A Hooded Pitta in Thailand © J.J. Harrison | Wikimedia Commons


Wallace Line

Reconstructing the evolutionary history of these colorful birds revealed two distinct groups that diverged about 2 million years ago. This split coincides to the Wallace Line, which highlights the striking differences in fauna and flora in the eastern and western parts of the Indo-Australasian archipelago. However, the origin of Wallace Line is much older than the split between the groups within the Hooded Pitta. The most likely scenario is that some birds dispersed across the Wallace Line during the Pleistocene (between 2.5 million and 11.000 years ago) when sea levels were lower.



The distribution of the Hooded Pitta subspecies and their evolutionary relationships. Notice the deep split between eastern and western populations. From: Ericson et al. (2019) BMC Evolutionary Biology


Gene Flow

The researchers could not find consistent patterns within the two groups. It seems that recent gene flow between different populations from the same subspecies has partly erased any geographic patterns in the genetic data. During the Pleistocene, fluctuations in sea levels resulted in occasional land-bridges between the different islands, allowing birds to hop from one island to the next. The consequent bursts of gene flow prevented island populations from diverging from one another.

There has also been some gene flow between different subspecies. One individual from the subspecies forsteni, which lives in the eastern part, showed signatures of gene flow from the western part. In addition, samples in the western clade, bangkana from Bangka Island and palawanensis from Palawan, exhibited signs of admixture. The bangkana individual appears to be admixed between the migratory population on the Asian mainland (cucullata) and nearby populations on Sumatra and Borneo (mulleri). The subspecies palawanensis harboured DNA from sordida and mulleri.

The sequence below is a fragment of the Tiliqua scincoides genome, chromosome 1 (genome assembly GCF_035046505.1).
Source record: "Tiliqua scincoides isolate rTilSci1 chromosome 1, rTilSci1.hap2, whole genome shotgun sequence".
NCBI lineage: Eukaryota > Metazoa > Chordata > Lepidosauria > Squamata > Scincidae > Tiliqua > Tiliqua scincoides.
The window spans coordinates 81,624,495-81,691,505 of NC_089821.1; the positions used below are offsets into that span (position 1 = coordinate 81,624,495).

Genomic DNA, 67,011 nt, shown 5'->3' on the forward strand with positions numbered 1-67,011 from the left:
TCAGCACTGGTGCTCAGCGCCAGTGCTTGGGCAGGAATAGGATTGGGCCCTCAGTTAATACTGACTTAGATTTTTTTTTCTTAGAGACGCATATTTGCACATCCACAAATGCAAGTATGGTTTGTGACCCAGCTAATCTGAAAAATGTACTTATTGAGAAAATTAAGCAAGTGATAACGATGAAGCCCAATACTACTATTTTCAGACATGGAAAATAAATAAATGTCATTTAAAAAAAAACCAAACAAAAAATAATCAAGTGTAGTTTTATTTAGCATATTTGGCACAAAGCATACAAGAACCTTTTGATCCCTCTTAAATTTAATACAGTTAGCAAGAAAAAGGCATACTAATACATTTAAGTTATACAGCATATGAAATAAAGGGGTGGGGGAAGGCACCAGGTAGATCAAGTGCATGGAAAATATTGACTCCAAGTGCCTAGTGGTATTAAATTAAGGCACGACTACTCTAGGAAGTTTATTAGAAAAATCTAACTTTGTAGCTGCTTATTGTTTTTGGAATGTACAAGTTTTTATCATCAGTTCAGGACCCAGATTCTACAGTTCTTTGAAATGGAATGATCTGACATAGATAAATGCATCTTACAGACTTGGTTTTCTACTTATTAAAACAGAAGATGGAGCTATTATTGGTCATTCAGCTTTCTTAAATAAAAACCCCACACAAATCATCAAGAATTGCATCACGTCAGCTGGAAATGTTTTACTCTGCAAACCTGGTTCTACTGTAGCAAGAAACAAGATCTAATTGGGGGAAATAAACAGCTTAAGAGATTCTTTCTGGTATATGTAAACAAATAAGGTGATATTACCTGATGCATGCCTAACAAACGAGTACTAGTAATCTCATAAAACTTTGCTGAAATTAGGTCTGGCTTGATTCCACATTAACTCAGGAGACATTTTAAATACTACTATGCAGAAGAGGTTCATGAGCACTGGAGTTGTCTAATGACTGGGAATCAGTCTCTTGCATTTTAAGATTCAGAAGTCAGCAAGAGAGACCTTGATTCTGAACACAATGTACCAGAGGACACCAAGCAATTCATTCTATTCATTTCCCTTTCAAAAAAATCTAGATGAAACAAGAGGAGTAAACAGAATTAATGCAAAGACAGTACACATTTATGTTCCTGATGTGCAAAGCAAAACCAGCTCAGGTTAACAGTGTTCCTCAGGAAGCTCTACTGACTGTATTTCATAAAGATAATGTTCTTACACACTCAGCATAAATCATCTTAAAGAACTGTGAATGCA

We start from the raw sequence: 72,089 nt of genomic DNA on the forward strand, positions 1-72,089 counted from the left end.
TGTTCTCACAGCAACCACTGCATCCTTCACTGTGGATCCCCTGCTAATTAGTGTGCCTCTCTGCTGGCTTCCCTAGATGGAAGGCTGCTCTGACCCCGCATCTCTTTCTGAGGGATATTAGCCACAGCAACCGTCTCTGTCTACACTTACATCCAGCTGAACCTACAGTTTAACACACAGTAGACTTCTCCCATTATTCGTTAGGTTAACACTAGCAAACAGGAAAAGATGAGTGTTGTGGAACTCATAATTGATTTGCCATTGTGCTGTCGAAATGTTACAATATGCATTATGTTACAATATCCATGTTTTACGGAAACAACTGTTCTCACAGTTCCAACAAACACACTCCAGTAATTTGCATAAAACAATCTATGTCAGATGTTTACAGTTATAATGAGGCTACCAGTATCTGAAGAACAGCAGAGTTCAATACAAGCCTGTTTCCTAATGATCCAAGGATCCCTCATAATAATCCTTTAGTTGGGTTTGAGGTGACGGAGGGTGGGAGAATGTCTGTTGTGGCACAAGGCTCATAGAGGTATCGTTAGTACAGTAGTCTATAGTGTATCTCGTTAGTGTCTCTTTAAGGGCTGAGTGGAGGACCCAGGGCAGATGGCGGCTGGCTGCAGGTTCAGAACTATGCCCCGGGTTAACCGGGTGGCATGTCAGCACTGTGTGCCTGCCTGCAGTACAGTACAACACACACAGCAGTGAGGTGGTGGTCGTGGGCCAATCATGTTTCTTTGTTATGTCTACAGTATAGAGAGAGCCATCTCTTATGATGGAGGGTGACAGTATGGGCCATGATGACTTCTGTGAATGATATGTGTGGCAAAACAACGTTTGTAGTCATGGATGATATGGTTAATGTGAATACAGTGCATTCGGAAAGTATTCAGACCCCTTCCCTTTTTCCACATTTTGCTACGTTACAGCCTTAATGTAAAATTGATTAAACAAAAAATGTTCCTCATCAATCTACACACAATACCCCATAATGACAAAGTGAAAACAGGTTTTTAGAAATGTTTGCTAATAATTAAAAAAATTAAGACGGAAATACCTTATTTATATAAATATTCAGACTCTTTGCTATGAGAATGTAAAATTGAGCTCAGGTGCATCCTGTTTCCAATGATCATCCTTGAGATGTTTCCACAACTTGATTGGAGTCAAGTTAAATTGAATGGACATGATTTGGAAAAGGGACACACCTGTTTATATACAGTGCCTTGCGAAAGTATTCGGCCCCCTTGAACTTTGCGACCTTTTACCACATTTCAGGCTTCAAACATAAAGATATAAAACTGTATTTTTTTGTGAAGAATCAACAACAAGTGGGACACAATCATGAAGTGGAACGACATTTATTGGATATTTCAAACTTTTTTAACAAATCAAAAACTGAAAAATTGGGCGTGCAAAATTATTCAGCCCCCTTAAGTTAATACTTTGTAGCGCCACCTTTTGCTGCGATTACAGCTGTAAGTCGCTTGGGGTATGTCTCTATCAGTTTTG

A Hooded Pitta in Singapore © Darren Bellerby | Wikimedia Commons



Ericson, P. G., Qu, Y., Rasmussen, P. C., Blom, M. P., Rheindt, F. E., & Irestedt, M. (2019). Genomic differentiation tracks earth-historic isolation in an Indo-Australasian archipelagic pitta (Pittidae; Aves) complex. BMC Evolutionary Biology19(1), 151.


This paper has been added to the Pittidae page.

High levels of gene flow between different populations of North American Scoters

A genetic study finds weak population structure in three Scoter species.

Some bird species are difficult to study. Take, for instance, the Scoters (genus Melanitta). These black ducks spend most of their time at sea where they aggregate in big flocks. Several breeding colonies and wintering areas have been found, but ornithologists don’t know how these populations are structured. Do birds switch between breeding areas or do they stay loyal to one location? These questions can be answered using genetic data, as shown by a recent study in the journal Ecology and Evolution.


A Surf Scoter © Alan D. Wilson | NaturesPicsOnline


Five (or three) species

Sarah Sonsthagen and her colleagues focused on three North American: the Black Scoter (M. americana), the Surf Scoter (M. perspicillata) and the White-winged Scoter (M. deglandi). They also analyzed samples from two European species: the Common Scoter (M. nigra, which is sometimes considered conspecific with the Black Scoter) and the Velvet Scoter (M. fusca, which is sometimes seen as conspecific with the White-winged Scoter). So, depending on your taxonomic preference, there are three or five species of Scoter in this study. The researchers used a combination of ddRAD-seq and microsatellites to probe the genetic population structure of these Scoters.


A White-winged Scoter © Matt MacGillivray | Flickr



The three North American species showed weak population structure, indicating high levels of gene flow between different locations. In birds, this pattern is mostly attributed to male-biased dispersal. Males choose a partner at the wintering grounds and follow her back to the breeding area. However, female Surf Scoters and White-winged Scoters can occasionally switch between migration routes. For example, the White-winged Scoters that nest in central Canada are a mixture of birds wintering on the Atlantic and the Pacific coast. There is evidence for a female using different wintering areas in different years.

Black Scoters showed some population genetic structure that coincides with their breeding distribution. There appears to be a barrier – behavioral of physical – between birds from Alaska and the Atlantic region.


A Black Scoter © Peter Massas | Flickr


Gene Flow